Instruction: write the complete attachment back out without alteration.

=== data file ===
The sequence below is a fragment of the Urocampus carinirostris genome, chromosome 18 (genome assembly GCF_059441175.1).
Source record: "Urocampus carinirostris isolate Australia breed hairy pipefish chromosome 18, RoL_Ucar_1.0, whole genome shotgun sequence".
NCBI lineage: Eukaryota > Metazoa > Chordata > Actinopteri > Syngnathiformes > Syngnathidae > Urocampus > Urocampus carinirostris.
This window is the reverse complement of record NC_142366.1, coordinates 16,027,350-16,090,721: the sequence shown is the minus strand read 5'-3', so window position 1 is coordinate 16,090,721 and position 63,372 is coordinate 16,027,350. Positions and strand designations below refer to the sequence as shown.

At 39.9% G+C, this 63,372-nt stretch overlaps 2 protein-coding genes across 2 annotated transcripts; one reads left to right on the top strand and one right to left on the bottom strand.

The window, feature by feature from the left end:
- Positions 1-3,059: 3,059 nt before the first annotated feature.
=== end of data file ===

The sequence below is a fragment of the Urocampus carinirostris genome, chromosome 18 (genome assembly GCF_059441175.1).
Source record: "Urocampus carinirostris isolate Australia breed hairy pipefish chromosome 18, RoL_Ucar_1.0, whole genome shotgun sequence".
NCBI lineage: Eukaryota > Metazoa > Chordata > Actinopteri > Syngnathiformes > Syngnathidae > Urocampus > Urocampus carinirostris.
This window is the reverse complement of record NC_142366.1, coordinates 16,027,350-16,090,721: the sequence shown is the minus strand read 5'-3', so window position 1 is coordinate 16,090,721 and position 63,372 is coordinate 16,027,350. Positions and strand designations below refer to the sequence as shown.

At 39.9% G+C, this 63,372-nt stretch overlaps 2 protein-coding genes across 2 annotated transcripts; one reads left to right on the top strand and one right to left on the bottom strand.

The window, feature by feature from the left end:
- Positions 1-3,059: 3,059 nt before the first annotated feature.